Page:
Sediment characteristics of rapidly retreating valley glaciers
Heiny, Janet S.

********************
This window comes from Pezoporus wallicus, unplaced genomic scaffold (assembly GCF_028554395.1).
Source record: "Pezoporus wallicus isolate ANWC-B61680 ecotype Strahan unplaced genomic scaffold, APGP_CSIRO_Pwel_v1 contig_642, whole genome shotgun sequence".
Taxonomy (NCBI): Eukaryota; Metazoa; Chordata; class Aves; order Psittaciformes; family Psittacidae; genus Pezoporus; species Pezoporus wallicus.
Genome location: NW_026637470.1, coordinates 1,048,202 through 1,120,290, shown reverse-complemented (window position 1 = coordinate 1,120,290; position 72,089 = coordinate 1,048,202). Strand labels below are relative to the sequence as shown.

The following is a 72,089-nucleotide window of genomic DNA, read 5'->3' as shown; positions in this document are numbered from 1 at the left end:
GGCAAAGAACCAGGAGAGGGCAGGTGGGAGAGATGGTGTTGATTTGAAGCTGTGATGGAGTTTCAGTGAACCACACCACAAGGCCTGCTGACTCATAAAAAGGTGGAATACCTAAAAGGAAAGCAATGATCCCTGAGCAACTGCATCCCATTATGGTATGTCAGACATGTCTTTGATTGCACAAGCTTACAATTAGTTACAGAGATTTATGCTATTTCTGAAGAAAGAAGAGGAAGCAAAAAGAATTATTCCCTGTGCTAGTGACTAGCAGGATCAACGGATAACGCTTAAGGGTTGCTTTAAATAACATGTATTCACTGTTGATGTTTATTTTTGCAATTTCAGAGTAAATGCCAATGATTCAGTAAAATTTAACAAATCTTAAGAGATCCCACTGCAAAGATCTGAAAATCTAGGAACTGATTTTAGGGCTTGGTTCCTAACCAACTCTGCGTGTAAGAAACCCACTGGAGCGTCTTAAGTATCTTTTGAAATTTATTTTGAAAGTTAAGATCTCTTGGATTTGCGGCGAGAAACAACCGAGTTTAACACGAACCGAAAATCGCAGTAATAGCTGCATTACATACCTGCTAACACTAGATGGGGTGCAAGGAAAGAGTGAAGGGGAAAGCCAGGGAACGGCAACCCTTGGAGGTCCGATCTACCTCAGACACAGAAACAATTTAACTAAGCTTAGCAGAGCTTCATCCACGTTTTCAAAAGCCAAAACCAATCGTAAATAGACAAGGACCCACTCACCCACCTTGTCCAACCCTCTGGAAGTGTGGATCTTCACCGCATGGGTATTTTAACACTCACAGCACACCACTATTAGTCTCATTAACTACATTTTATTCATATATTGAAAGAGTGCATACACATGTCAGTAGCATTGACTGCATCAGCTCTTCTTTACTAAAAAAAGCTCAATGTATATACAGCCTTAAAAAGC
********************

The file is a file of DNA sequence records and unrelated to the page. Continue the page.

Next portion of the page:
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Rapidly retreating (0.5-1.0 kmy⁻¹) temperate valley glaciers leave a thin, distinctive record of glacigenic sediment adjacent to tidewater fronts. Most glacial debris originates locally from freeze-on of pre-deposited sediment and metasomatized, weakened bedrock. Supraglacial debris is coarse-textured and angular, and originates from rockfall onto the glacier surface. Englacial debris occurs as layers, balls and tubes, and dispersed. Layers have variable thickness (2-50 cm), and contain sandy debris interlaminated with small volumes of ice (< 5%). Debris tubes and balls may form in various ways: 1) attenuation of englacial debris layers by flow near the ice margin and around bedrock obstructions, 2) differential basal freeze-ori over irregular substrates, and 3) meltwater transport of fine-grained debris between ice crystals and deposition in ice voids. Dispersed debris occurs in low concentrations (< 25%) in thick ice layers (0.5-2.0 m) as blebs (1-2 mm) or individual grains of sand and silt, originating from basal freeze-on or englacial transport from the accumulation zone. Basal debris has < 5% ice in thick stratified to massive layers (to 1.5 m), originating by freeze-on of sediment, or plucking of bedrock. Sediment originates from debris melt-out and retains most original characteristics with a slight loss of coarse grains and decrease in mean grain-size. Sediment gravity flows occur at high slope angles and water saturation, further reducing the mean grain- size and textural proportions. Marginal rockfall till is deposited by debris sliding off the ice front, undergoing gravity sorting and size grading. Short-headed braided meltwater streams deposit deltaic sediments at discharges up to 602 cfs (17 cms) and transport suspended sediment in concentrations up to 23,000 mgL⁻¹. Glacigenic sediments of the terminus region are composed of till complexes interbedded with sediment gravity flows and in association with glaciofluvial sediments.